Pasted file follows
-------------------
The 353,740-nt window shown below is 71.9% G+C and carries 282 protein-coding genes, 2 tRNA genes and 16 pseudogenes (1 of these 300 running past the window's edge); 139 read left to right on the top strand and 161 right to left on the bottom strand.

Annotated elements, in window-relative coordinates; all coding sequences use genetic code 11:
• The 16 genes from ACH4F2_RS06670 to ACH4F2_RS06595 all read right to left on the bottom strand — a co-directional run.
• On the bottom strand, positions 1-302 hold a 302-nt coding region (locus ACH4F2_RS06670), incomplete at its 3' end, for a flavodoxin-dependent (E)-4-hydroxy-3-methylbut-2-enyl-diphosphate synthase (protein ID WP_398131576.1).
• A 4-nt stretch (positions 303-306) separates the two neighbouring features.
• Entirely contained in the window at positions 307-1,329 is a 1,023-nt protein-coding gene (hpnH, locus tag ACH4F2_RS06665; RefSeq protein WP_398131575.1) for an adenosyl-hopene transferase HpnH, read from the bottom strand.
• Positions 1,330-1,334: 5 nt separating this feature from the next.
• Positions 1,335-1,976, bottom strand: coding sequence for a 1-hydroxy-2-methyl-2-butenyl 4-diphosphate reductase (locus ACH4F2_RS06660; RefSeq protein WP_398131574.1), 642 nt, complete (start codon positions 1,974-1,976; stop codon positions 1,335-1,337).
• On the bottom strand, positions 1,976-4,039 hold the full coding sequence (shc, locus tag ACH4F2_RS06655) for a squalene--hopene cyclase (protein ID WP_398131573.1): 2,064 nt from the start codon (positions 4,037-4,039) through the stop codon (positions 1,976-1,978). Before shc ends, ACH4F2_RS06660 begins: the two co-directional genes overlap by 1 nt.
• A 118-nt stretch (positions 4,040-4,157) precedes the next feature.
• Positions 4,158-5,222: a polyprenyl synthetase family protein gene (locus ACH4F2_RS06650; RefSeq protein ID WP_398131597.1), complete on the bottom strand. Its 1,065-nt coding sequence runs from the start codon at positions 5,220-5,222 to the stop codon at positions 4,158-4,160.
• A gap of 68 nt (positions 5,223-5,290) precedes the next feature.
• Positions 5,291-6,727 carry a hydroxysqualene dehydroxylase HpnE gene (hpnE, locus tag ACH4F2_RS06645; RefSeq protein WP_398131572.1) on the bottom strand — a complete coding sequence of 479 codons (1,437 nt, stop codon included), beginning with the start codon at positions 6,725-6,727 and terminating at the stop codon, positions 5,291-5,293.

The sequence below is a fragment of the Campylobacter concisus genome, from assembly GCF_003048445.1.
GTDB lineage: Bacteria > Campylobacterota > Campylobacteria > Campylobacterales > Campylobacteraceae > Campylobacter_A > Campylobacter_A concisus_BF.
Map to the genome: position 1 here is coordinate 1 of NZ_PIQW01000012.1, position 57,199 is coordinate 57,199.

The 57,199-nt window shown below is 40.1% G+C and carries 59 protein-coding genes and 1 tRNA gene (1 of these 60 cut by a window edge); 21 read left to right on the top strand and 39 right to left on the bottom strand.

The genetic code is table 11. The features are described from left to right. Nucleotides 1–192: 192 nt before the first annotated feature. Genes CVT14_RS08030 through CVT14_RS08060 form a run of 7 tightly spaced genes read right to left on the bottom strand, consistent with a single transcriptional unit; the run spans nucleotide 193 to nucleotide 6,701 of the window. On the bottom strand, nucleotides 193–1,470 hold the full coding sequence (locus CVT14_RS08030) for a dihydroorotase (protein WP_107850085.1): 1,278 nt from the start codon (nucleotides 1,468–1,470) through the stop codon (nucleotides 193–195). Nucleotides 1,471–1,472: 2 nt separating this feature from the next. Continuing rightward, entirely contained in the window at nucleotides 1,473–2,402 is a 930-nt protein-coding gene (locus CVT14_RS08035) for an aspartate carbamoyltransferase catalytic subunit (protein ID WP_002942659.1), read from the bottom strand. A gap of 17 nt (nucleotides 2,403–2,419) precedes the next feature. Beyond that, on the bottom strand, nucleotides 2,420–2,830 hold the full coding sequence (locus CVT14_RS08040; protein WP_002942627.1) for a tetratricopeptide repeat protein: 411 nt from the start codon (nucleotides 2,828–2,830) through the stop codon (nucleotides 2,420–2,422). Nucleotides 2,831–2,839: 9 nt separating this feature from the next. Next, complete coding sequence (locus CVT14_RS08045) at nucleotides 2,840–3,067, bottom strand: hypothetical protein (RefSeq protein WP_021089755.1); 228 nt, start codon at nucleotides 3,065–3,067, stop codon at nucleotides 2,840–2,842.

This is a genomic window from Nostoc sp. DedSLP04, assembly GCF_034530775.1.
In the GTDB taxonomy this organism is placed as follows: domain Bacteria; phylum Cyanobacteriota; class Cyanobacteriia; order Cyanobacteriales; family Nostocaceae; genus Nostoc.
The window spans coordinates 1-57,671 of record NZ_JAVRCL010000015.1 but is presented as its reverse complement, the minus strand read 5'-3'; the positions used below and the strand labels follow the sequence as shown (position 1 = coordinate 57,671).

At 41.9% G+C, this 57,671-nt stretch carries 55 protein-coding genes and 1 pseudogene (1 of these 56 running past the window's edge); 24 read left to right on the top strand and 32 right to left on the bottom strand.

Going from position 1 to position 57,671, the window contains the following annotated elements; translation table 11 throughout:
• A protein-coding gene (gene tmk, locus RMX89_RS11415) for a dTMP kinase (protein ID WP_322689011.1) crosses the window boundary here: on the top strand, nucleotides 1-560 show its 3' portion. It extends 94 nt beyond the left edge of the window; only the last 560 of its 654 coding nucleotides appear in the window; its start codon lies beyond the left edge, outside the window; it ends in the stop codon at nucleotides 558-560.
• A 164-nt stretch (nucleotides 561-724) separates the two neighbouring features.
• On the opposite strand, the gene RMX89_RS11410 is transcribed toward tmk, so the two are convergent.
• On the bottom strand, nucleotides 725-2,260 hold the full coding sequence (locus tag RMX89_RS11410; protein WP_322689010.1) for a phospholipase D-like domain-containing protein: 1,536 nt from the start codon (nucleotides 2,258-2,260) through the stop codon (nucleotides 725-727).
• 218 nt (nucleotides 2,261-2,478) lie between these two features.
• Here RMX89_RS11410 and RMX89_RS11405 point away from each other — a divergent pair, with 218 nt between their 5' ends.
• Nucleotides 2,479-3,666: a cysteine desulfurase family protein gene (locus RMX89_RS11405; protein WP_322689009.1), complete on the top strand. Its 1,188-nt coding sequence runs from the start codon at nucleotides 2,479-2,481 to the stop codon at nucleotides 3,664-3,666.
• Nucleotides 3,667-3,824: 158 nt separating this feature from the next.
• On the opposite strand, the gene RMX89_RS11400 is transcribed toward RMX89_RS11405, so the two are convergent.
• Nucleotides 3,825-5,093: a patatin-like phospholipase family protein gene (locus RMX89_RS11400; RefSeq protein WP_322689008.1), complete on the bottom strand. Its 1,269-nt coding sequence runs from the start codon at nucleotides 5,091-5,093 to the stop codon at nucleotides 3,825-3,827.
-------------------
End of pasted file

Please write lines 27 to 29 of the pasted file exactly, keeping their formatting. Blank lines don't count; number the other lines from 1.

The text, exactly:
• On the bottom strand, nucleotides 725-2,260 hold the full coding sequence (locus tag RMX89_RS11410; protein WP_322689010.1) for a phospholipase D-like domain-containing protein: 1,536 nt from the start codon (nucleotides 2,258-2,260) through the stop codon (nucleotides 725-727).
• 218 nt (nucleotides 2,261-2,478) lie between these two features.
• Here RMX89_RS11410 and RMX89_RS11405 point away from each other — a divergent pair, with 218 nt between their 5' ends.